My Faithful Companion

7 12 2009

My new gig has been enjoyable thus far, but also very absorbing of my creative energies (as the gap in blog entries shows), and it has taken a bit of settling to adjust to its rhythms. Additionally, the job requires that I write a column on a topic of my choosing once a week, hence some of the ideas and energy that would have gone here goes there instead. Hopefully, I’ll soon be updating this thing on more of a regular basis, but to make up for it I’ve posted below one of the end results of my newspaper efforts.

From the Nov. 4 edition of The Kentucky Standard

“Over the course of human history, great thinkers have struggled to create a situation in which the teeming masses of humanity can be split down the middle with a simple yes/no categorization. To the annals of such oversimplifications, I now add my own: there are two kinds of people in this world, those who like to drive and those who don’t.

My mother, for example, treats long drives as if the car, the weather, other drivers, and even the road itself are conspiring to end her trip prematurely. Her posture is rigid, her hands are clenched, her gaze is steely and she derives absolutely no enjoyment whatsoever from freeways.

In fact, as a kid her noticeable stress in any vehicular situation gave me a chance to hear some of my first-ever expletives.

This is the opposite of myself who has always enjoyed long, meandering road trips. Highways are opportunities to listen to albums in their entirety and let my thoughts roll along like the car’s wheels on the pavement.

Of course, I can still find driving a hassle and a source of stress if I am lost or late or stuck in traffic. However, I’ve always had a romantic view of the experience on the whole, giving me an attachment to road trips in general and to my car in particular.

During my collegiate years especially, my ’99 silver Grand Am formed the backbone of many experiences good, bad and multiple shades in-between.

I, along with a few friends, once made a spring break trip of 3,152 miles in a little more than five days, entertained by music and (I say this with no sarcasm) an unabridged book-on-CD of “Moby Dick.”

My part-time job as a delivery driver throughout high school and university also meant I spent a significant amount of time on four wheels. The frequent stops, starts and suddenly executed u-turns the career entailed wore down my long-suffering auto even further.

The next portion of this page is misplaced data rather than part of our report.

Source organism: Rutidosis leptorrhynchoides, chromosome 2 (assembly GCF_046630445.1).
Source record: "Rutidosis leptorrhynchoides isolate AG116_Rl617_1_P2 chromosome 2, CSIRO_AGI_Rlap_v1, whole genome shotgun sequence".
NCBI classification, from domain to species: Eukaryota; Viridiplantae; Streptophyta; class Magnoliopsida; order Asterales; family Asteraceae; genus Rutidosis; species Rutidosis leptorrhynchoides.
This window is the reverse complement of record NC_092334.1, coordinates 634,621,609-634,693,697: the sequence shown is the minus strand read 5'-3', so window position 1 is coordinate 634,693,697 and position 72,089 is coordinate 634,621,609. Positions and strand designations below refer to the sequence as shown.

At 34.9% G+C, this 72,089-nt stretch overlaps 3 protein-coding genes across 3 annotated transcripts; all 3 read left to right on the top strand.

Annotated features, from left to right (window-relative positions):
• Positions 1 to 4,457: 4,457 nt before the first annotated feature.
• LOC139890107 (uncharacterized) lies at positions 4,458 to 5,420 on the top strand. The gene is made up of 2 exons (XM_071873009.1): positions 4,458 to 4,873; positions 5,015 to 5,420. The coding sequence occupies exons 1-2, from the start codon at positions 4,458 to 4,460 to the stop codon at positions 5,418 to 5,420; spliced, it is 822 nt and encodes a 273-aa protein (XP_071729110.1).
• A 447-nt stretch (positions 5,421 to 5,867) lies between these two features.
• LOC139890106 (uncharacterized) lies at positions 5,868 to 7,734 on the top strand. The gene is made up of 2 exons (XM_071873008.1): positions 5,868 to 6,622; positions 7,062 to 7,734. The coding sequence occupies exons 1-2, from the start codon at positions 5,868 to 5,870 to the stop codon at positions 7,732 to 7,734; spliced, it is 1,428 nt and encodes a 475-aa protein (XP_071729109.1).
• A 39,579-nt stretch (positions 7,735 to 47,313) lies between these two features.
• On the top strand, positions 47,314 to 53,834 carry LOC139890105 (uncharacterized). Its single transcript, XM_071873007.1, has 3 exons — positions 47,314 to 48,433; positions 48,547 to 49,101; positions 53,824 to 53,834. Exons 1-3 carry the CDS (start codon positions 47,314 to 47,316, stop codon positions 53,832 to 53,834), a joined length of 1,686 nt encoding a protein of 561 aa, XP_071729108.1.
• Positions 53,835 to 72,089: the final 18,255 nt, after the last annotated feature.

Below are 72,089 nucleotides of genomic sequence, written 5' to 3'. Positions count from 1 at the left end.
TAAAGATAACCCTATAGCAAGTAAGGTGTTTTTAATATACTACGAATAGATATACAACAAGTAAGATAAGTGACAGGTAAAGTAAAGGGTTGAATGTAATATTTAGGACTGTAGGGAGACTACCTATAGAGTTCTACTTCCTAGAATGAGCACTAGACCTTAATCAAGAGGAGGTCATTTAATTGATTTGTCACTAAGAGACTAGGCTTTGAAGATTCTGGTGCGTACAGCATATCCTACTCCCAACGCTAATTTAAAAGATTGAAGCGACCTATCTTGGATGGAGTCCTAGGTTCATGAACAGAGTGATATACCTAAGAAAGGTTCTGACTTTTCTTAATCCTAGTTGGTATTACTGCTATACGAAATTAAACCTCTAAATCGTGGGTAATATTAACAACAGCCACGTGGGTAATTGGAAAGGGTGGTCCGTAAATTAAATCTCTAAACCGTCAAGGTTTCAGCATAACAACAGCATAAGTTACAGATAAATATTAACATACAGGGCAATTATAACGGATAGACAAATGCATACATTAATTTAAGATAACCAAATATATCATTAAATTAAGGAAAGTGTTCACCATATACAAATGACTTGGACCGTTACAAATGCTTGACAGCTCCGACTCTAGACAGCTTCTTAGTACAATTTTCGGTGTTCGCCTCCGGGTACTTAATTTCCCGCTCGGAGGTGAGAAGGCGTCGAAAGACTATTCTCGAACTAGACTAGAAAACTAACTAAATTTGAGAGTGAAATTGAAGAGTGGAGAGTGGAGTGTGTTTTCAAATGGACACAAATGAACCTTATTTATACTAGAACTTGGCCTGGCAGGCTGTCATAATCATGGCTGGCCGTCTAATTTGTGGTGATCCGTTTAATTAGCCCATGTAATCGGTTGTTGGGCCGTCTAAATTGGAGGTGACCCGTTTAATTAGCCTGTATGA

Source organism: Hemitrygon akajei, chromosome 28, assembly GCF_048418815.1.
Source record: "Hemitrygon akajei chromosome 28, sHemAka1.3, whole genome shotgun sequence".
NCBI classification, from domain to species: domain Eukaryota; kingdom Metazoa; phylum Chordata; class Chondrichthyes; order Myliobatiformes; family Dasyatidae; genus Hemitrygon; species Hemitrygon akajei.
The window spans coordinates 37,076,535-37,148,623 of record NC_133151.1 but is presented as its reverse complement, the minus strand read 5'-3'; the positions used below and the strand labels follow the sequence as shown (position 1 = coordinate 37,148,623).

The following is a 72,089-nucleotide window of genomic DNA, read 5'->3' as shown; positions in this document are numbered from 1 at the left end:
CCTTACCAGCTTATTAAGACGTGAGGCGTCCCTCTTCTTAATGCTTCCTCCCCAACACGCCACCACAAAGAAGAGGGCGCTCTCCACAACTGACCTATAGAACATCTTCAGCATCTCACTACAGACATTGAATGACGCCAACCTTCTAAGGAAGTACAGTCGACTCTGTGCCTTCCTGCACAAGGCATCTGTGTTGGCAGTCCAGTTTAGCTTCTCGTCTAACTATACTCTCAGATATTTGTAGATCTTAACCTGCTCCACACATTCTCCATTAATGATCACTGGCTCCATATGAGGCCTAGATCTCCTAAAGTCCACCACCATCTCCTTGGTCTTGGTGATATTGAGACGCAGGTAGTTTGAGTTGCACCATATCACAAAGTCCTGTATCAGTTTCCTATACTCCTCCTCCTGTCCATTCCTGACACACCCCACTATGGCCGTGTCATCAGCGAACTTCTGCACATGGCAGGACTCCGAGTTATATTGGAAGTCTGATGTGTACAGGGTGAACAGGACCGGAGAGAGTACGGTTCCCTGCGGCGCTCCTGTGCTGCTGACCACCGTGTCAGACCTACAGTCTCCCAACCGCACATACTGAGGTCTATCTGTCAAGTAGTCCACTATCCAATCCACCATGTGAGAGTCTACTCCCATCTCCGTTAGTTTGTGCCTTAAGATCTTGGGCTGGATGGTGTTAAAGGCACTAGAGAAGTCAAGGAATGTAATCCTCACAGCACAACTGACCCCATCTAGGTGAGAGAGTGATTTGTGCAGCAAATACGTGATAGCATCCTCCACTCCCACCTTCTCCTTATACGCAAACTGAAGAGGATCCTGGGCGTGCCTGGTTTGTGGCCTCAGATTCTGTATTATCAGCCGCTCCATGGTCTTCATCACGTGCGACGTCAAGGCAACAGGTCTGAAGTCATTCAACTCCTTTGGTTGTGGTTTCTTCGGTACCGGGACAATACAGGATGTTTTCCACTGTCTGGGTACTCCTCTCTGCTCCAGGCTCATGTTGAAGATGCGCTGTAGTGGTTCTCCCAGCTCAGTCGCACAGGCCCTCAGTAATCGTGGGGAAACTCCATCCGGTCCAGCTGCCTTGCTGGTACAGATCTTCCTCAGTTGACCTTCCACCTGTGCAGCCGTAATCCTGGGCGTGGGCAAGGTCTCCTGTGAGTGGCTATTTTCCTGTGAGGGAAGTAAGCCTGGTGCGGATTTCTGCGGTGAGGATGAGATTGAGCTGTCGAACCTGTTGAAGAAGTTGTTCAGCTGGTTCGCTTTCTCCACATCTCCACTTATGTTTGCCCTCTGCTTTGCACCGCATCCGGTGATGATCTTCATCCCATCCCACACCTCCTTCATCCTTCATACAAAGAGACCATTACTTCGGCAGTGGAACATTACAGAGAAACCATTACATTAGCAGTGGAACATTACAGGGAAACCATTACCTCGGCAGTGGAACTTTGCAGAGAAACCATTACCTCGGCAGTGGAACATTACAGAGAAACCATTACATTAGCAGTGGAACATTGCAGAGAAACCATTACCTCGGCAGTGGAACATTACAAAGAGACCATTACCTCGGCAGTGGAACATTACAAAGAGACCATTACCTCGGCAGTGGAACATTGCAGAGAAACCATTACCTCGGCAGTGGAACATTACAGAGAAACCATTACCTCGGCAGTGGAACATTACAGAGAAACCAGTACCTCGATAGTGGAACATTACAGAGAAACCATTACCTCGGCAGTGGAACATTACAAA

After graduation, I found myself with a job in one town, a girlfriend in another and my friends scattered throughout several more. I spent many weekends driving up, down and across the interstates of the central Midwest and further developed my already undying love for NPR and community radio stations.

Now owner, driver and occasionally reckless operator of my Grand Am since 2003, I have clocked more than 100,000 miles on the vehicle and it has reached a point where the only thing preventing it from falling apart are my repeated pleas for it not to.

It’s been trashed by a deer and dented by a drunk; driven through deep snow and stuck in thick mud; taken for 12-hour trips and stolen for one day. Vandals broke the rear windshield, countless spilled sodas ruined the passenger seat and repeated use made the knobs for volume control and airflow fall off. Those last two I now have to adjust with a pair of pliers.

Yet, despite the scarred exterior and decayed interior, I find myself reluctant to part with it.

Some of this is due to the fact that I’m not really in the financial situation to purchase a vehicle in better shape than my present one. Some of it is … actually, that’s probably the main reason, a good 90 percent really.

However, I also think there’s a sliver of me that refuses to let the old heap die, even though it’s clearly longing for junkyard retirement. My nostalgia and affection for it seem only to increase as it becomes more defunct. It’s my share of the stubborn streak that runs through humanity like a scratch on a CD. I’m stuck on a few words when I need to be hearing the rest of the song.

Speaking of CDs and the playing thereof, that’s another device in my car that frequently malfunctions.

There’s a reason to hold on to the past, but there is also a reason to let it go. In my case, it’s nice to have a car packed with memories (even if it’s missing parts), but that won’t keep me moving when the engine finally breaks down.”

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2 responses

7 12 2009
Jason Farrell

I wonder if your hesitancy to part with your vehicle really draws you into the “likes driving” category. It seems that you have extensive experience with driving, and that it has been a source of good memories, but does that make you one who enjoys, on a daily basis, the process of entering your vehicle and traveling from place to place. I, for one, love to drive. My car, and I’ve gone through 4 now, is my little sanctuary. It the place where I can be me, escape from the world, and venture into my own crazy thoughts, if only for 5 minutes. I light my cigarette, turn up the radio, and I am free. Does this ring home for you as well?

Parting with the past and the vehicle that represents those memories is a step in the process of growing up, and growing older. It is your grip on accepting this fate that is the driving force here, not your willful desire to be behind the wheel of your car. Not to undermine your problem. It is a toughie. Will you miss driving your car, or will you miss the times that have previously driven it? This is the heart of the matter.

8 12 2009
Jim Gibbons

Frank,
Great read! I was trying to think of a more clever way to say that I enjoyed it. I did not come up with one. So, here’s a good old-fashioned “Well done!”

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